Just finished a beautiful drive to the North Georgia Mountains. I visited a client who is selling her home. It isn’t selling. Whether the price is too high or the fact buyers haven’t come out of hibernation wasn’t clear, but something else was.
As we talked I realized she is battling a behavioral flaw called anchoring bias. Anchoring bias makes it difficult to relinquish a house, stock or anything of value because of price memory. Memory that reminds us what we initially spent for the item. Despite market changes, we anchor ourselves to a past reality, a day gone by. This prevents us from moving on.
Imagine buying a $300 pair of shoes you cannot return. The shoes are beautiful but upon wearing them more than 30 seconds you discover one major problem — they make your feet hurt. The more they cost, the more you’ll try to wear them. Eventually, they move into that spot in the closet were shoes go to die. Never to see the light of day again.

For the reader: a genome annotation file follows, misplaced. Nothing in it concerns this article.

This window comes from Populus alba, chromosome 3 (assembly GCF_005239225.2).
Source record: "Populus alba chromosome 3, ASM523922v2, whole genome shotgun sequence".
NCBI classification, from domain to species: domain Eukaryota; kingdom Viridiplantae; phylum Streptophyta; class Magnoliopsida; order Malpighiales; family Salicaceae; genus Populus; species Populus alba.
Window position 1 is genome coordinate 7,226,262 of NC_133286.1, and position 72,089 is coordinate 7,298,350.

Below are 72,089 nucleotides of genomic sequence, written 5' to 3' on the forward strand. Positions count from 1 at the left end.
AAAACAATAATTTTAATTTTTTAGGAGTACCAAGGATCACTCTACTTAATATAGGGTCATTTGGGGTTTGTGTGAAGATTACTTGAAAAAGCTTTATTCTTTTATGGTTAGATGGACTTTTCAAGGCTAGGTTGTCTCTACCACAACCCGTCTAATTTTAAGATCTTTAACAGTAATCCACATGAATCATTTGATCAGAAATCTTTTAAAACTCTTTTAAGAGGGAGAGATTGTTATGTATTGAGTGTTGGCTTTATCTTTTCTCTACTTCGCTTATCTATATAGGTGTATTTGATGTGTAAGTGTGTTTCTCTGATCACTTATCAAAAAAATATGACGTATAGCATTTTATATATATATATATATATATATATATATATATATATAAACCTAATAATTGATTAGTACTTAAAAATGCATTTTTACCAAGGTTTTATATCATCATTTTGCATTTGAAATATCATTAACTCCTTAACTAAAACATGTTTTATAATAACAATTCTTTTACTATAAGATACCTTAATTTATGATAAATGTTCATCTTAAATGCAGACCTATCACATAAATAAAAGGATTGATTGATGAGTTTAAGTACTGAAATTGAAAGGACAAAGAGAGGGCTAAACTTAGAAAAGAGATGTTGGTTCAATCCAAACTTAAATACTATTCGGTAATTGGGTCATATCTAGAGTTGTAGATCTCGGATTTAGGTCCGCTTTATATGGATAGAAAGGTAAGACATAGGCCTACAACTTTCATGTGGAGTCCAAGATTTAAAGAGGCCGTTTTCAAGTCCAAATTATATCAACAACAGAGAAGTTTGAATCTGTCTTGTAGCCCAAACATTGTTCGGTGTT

Do you donate them to charity or throw them out? Nope, they just sit in the closet for 3 years taking up space rent-free. Then one day the regret subsides and you get rid of ’em.
When it comes to our homes, anchoring bias is critical to guard against. Unlike those shoes, the house can’t sit quietly in the back of the closet.
The decision to hold onto unproductive financial and emotional assets adds up. You still have to pay the bills every month which reduces your current standard of living. Your mortgage further increases the cost of ownership. Not to mention the unexpected cost of an air conditioner or new roof.
In business, we take losses on bad decisions all the time. It’s a part of business life. In our personal lives, it might not be a bad idea to visit what will be important tomorrow and cut the anchors from today.